New Paper Published On Microgrid Optimization

An Interesting Application Of Optizelle To Optimal Control

Posted by Joseph Young on Wed, Aug 20, 2014
In Reports under Microgrid, Optizelle

I just linked a new paper in our reports section entitled Hamiltonian control design for DC microgrids with stochastic sources and loads with applications. This paper resulted from a collaboration between Sandia, Michigan Tech, and myself at OptimoJoe.

The paper itself is the combination of a few different pieces of work. First, we describe a very cool hardware setup that Sandia constructed in order to test ideas regarding microgrids. Second, we discuss how to model these microgrids using Kirchhov circuit laws. Now, part of the reason why these models are nice is that it enables us to formulate an optimal control problem, so that we can improve and optimize the performance of the microgrid. For example, we may want to minimize the dependency of the microgrid on our storage devices, which are essential, but costly in terms of losses. Alternatively, we may want to minimize the parasitic losses. In addition, we describe a modular setup on how to divide the microgrid into discrete components that we can quickly combine into new configurations. This vastly simplifies the formulation of the optimal control formulations. Basically, given a microgrid configuration, we can automatically generate a new optimal control problem.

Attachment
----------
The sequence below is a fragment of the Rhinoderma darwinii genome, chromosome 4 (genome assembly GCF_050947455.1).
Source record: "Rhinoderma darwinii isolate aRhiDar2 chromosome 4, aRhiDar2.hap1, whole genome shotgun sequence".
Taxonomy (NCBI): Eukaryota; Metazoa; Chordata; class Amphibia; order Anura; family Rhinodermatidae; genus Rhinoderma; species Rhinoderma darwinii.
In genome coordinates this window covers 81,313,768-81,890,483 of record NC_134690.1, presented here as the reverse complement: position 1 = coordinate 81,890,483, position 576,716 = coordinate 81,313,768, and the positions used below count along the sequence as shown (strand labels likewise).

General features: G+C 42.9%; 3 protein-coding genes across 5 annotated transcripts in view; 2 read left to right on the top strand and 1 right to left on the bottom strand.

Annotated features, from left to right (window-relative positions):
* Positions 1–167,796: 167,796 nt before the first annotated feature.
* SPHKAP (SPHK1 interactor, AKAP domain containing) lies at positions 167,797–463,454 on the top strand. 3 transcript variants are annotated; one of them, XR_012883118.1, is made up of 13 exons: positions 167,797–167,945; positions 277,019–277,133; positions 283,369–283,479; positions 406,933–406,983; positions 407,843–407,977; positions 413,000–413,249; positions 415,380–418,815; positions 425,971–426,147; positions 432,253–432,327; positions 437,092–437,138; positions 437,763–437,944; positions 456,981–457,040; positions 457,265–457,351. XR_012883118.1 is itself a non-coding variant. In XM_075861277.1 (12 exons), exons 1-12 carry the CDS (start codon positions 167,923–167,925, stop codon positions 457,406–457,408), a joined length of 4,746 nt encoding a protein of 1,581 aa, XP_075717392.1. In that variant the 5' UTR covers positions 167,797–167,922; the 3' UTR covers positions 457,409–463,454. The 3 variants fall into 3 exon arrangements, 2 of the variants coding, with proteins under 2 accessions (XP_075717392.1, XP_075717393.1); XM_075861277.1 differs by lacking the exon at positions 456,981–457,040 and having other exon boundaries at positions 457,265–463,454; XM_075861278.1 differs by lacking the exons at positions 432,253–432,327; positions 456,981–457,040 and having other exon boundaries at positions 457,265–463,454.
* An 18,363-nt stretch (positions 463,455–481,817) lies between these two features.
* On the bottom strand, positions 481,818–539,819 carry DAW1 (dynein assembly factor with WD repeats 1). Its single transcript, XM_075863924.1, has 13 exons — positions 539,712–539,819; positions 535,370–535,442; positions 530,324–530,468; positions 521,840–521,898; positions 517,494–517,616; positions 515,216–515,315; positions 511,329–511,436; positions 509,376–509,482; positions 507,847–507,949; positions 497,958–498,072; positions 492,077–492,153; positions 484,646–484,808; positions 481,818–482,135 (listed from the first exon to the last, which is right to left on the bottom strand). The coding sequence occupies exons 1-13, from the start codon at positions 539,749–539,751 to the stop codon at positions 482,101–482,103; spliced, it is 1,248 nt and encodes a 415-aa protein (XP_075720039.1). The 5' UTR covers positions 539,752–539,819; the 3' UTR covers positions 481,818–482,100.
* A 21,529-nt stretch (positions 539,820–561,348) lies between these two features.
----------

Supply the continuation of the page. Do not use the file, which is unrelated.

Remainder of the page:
On the optimization side, we solved each of the optimal control problems using Optizelle. Since these were fully constrained optimization problems, which contain both equality and inequality constraints, we used the composite-step trust-region SQP algorithm combined with a primal-dual interior point method. In short, things worked well and we were able to generate solutions quickly and accurately. I will mention that microgrid optimization is a nice application area for optimization. Basically, these are ODE constrained optimization problems, which are slightly easier to solve structurally than PDE constrained optimization problems, since they lack a spatial domain, but still contain some interesting nuances that make them fun to work with.

In any case, both the Sandia and MTU groups were easy to work with and very knowledgeable. If anyone is looking to do some exploratory research in microgrids, they’re a great crowd to know. And, of course, if any other groups are looking to solve some optimal control or design problems related to microgrids, I consult as well.